Investigations into the synthesis, DNA-binding and efficacy of novel phenazine-1,6-carboxamides as potential anti-cancer drug candidates

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Copyright: Jung, Jane
Bifunctional nitrogen mustards form DNA inter-strand crosslinks and are clinically important due to their broad-spectrum anti-tumour activity. However, the crosslinks are readily repaired by cancer cells, leading to fatal drug resistance, and their tendency to form monofunctional adducts exacerbates their carcinogenicity and mutagenicity. Equipping planar aromatic chromophores with alkylating groups to direct the alkylation of DNA by intercalation enhances alkylation efficacy, cytotoxicity, and modulates adduct specificity. Therefore, a N1,N6-bis(2-(aziridin-1-yl)ethyl)phenazine-1,6-dicarboxamide molecule named “Phenazir” was designed that bears aziridine groups at positions on the chromophore that predisposes them to nucleophilic attack by a guanine and adenine in the major and minor groove, respectively. It was anticipated that the resultant novel crosslinks would be difficult for cancer cells to repair, and therefore, Phenazir would be less susceptible to the development of resistance in a clinical setting. This thesis investigates the synthesis and biological activity of Phenazir and its analogues, and its binding to DNA through spectroscopic methods. Phenazir and its analogues were successfully synthesised and cytotoxicity measurements revealed that Phenazir had IC50 concentrations in the 5 to 25 nM range, and that it caused extensive DNA double strand breaks. Cytotoxicity measurements of other analogues, with different linker lengths and substitutions of the phenazine core, resulted in up to a 30-fold increase in activity. UV-Vis experiments demonstrated that the phenazine-1,6-carboxamide scaffold intercalated and alkylated DNA under mild conditions. NMR experiments were unsuccessful in obtaining solution structures of a Phenazir-oligomer complex, likely hindered by aggregation or polymerisation of Phenazir at high concentrations. However, molecular dynamics studies suggest that the aziridines in intercalated Phenazir are appropriately located to promote DNA alkylation. MALDI and nanoESI-MS were used to identify the alkylated adducts formed upon complexing a 5’ – TpG – 3’-containing oligomer with Phenazir, demonstrating that Phenazir alkylates efficiently at the TpG step with some evidence of interstrand crosslinking. Overall, the work in this thesis has led to the development of phenazine-1,6-carboxamides as a new class of highly active, DNA-targeting cytotoxic molecules that explore the previously untapped potential of threading bis-alkylation as a drug design approach.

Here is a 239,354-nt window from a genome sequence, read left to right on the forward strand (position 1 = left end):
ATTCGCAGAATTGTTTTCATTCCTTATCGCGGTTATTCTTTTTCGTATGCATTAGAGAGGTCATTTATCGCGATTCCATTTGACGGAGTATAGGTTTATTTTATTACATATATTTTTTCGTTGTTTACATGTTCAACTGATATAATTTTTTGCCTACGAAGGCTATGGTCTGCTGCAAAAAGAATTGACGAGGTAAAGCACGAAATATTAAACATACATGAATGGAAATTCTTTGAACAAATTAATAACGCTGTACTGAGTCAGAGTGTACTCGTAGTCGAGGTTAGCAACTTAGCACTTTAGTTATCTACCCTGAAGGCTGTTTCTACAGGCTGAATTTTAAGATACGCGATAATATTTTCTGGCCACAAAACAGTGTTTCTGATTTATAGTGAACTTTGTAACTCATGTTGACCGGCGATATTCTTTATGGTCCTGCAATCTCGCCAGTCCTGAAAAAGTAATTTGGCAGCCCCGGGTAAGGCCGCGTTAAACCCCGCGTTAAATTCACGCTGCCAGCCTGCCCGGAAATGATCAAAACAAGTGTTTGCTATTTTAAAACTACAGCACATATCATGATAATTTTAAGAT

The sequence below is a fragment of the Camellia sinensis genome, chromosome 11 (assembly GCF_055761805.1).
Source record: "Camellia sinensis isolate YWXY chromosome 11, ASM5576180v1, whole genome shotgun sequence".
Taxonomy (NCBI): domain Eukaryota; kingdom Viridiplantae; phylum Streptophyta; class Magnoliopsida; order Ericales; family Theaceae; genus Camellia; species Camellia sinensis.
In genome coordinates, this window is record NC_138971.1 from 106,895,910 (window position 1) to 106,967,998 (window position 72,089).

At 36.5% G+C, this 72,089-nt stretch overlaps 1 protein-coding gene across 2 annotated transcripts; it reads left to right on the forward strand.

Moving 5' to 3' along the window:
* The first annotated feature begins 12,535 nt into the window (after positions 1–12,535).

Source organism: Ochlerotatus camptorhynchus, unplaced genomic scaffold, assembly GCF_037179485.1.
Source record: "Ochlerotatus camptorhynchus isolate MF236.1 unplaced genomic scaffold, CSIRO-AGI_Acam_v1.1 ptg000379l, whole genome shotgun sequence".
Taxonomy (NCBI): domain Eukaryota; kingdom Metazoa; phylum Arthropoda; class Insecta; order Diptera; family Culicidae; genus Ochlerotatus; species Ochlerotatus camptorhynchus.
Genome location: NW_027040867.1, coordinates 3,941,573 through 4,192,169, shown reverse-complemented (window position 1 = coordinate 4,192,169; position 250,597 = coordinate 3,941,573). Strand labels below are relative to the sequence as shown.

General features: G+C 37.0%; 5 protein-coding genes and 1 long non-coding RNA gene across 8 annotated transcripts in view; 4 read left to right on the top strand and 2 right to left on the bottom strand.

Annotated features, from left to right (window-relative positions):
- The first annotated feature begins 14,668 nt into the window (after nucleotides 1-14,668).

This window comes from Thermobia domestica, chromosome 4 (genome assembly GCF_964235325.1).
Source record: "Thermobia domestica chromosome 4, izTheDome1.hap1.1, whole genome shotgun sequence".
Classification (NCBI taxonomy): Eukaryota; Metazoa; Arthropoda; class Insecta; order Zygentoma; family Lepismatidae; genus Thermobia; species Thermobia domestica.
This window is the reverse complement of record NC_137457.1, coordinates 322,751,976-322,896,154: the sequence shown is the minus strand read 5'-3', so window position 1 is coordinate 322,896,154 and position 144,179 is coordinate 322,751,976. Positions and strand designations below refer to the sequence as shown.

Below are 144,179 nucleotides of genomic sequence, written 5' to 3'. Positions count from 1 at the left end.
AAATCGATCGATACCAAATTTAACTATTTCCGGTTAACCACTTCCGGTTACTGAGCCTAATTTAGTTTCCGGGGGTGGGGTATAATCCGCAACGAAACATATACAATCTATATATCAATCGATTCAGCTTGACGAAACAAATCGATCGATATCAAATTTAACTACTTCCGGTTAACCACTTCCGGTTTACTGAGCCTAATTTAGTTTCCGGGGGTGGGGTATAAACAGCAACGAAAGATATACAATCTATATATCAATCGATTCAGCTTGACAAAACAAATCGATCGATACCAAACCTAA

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Jung, Jane
Ball, Graham
Hunter, Luke
Wakelin, Laurence
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PhD Doctorate
UNSW Faculty